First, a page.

UK Judge: 'No Doubt' Smart Contract Law Update Should Be Considered

The leading judge in England and Wales has said U.K. law may need to be updated to account for blockchain-based smart contracts.

AccessTimeIconJul 14, 2017 at 10:00 a.m. UTC
Updated Sep 11, 2021 at 1:32 p.m. UTC
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The top judge for England and Wales believes that U.K. law may need to be updated to account for blockchain-based smart contracts.

John Thomas, Baron Thomas of Cwmgiedd, serves as the Lord Chief Justice for England and Wales, and is effectively the most senior judge in whole of the U.K.

Late last month, in previously unreported comments, Thomas gave remarks during a lecture event held bi-annually by the U.K. Law Commission, an independent body that monitors legal developments in the country and recommend reform actions to the government.

What he said: Thomas' speech focused on legal reform in light of 21st century developments, advocating for actions to keep British law up to date with the digital economy.

During his remarks, Thomas commented on efforts by the European Commission – the executive arm of the European Union – to harmonize its rules with an increasingly digitized economy. He pointed to the bloc's work on digital currencies and blockchain, going on to suggest that the U.K. should pursue a similar agenda.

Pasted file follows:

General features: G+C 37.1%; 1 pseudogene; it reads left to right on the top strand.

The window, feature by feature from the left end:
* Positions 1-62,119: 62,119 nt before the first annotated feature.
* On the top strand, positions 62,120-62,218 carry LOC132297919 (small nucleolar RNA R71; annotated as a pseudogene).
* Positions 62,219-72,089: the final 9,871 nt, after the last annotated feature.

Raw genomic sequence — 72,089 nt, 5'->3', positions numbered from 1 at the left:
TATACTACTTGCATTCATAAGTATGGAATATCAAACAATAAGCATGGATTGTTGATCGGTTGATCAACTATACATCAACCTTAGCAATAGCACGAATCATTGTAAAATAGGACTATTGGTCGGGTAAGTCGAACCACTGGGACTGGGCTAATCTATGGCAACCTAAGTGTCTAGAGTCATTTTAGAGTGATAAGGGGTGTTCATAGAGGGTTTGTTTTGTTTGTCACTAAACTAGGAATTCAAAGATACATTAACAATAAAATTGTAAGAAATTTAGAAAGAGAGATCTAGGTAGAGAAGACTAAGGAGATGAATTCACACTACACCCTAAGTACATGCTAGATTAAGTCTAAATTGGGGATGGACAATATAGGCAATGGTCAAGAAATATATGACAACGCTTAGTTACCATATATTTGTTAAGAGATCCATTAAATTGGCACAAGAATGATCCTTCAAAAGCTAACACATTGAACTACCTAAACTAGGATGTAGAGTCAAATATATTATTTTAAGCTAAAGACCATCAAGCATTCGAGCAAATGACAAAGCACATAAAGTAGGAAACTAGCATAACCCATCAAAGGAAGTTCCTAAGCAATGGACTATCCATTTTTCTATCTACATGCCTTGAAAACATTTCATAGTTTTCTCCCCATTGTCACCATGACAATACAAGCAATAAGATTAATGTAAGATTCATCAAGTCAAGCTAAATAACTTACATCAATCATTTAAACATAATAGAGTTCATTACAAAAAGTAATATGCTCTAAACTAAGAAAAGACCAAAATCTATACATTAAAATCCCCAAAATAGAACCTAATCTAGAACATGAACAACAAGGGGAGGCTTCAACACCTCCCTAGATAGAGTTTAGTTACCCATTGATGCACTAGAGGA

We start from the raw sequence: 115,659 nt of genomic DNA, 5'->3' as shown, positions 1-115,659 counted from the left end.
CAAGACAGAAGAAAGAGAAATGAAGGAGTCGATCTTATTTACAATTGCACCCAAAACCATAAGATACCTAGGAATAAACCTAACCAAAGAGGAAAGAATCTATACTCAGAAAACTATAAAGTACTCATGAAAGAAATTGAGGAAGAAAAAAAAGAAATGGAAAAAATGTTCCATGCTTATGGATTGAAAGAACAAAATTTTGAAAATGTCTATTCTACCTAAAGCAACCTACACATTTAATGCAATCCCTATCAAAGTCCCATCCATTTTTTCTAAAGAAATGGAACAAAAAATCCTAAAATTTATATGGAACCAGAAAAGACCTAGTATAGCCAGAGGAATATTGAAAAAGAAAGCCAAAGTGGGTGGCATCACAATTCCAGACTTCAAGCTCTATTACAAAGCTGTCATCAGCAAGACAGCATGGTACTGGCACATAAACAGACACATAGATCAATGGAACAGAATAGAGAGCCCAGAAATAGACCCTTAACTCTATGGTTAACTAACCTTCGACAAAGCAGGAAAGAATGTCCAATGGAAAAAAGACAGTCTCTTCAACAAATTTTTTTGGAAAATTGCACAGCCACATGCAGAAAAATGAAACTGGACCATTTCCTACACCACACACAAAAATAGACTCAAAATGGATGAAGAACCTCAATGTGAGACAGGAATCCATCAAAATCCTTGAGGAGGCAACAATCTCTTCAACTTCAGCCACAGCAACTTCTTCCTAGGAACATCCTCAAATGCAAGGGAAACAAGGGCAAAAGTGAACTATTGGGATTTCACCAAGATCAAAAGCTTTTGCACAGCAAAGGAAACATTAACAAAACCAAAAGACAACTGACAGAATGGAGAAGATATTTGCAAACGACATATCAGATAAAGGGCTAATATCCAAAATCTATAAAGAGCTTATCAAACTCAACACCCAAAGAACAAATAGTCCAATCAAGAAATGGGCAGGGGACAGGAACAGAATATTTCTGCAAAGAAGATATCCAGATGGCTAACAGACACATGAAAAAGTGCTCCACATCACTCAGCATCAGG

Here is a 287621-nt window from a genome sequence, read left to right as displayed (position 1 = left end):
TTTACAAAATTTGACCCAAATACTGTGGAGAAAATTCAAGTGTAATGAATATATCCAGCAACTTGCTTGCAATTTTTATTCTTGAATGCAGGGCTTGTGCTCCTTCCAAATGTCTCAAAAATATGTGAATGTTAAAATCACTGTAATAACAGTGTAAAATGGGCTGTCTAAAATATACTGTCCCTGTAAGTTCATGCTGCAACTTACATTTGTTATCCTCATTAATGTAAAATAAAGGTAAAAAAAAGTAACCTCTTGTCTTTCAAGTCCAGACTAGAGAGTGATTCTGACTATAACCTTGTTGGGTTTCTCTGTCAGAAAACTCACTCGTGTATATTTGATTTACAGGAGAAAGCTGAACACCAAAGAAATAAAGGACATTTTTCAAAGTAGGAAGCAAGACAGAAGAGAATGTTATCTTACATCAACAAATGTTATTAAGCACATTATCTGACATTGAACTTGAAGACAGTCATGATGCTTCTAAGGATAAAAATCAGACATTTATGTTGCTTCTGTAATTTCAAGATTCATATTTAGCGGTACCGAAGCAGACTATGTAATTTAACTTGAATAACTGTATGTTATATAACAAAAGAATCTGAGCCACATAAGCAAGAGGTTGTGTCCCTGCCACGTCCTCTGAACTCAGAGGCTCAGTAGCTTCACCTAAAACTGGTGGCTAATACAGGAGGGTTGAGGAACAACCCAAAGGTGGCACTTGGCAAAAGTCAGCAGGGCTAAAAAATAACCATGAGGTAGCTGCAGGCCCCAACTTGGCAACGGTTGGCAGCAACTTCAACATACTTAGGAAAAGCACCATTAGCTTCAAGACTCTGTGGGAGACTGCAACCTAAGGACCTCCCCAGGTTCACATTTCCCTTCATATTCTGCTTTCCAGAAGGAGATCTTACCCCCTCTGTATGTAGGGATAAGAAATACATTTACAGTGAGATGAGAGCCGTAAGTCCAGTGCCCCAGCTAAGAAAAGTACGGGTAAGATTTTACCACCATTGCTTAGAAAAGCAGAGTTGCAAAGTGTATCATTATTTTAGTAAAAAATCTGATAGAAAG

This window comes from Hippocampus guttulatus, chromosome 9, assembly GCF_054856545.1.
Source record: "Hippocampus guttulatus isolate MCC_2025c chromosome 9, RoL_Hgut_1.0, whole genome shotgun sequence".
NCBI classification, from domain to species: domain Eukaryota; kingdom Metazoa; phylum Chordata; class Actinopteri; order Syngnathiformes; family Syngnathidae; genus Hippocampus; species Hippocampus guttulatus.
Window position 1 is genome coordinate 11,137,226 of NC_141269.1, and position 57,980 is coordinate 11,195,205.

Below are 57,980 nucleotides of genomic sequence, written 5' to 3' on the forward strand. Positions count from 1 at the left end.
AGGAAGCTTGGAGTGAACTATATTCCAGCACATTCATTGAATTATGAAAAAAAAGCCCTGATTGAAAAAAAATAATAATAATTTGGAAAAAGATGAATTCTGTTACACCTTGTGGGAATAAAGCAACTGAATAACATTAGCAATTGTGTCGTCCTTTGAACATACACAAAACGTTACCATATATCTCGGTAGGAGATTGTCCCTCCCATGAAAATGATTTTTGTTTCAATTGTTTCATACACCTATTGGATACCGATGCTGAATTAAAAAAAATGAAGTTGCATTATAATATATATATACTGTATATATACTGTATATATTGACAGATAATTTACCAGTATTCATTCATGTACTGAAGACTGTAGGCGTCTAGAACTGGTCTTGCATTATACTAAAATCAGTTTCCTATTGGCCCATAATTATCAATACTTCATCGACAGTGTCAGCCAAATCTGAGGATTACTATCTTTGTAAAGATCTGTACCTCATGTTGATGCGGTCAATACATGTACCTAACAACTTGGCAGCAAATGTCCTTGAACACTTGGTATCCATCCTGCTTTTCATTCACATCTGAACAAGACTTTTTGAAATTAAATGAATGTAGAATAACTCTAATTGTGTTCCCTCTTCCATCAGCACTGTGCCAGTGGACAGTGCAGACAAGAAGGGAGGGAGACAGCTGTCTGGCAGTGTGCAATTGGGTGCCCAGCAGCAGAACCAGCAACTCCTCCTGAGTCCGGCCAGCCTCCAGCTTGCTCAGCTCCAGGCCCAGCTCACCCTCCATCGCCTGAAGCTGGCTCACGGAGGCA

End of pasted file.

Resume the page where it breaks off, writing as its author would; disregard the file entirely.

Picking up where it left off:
He told event attendees:

"Certainly, the European Commission takes the view that legislative change will be needed to deal with new forms of contract such as the blockchain and smart contracts. I have no doubt that we must consider whether our law (as it will then be) will need similar legislative updating."

Why it matters: The past year has seen a number of instances in which smart contracts and blockchain-based signatures are given a degree of legal representation, seen more recently in U.S. states like Arizona and Vermont.

Most recently, the state of Delaware cleared legislation that recognizes business records that are tied to a distributed ledger system.

In his speech, Thomas notably questioned whether such a process should be left to judicial consideration – "developing the law in the traditional manner" – in the context of the digital age.

While he wasn't actively pushing for changes to U.K. rules to account for the technology, his endorsement for a process that would consider such a move is a major one, given his position.

John Thomas image via Wikipedia


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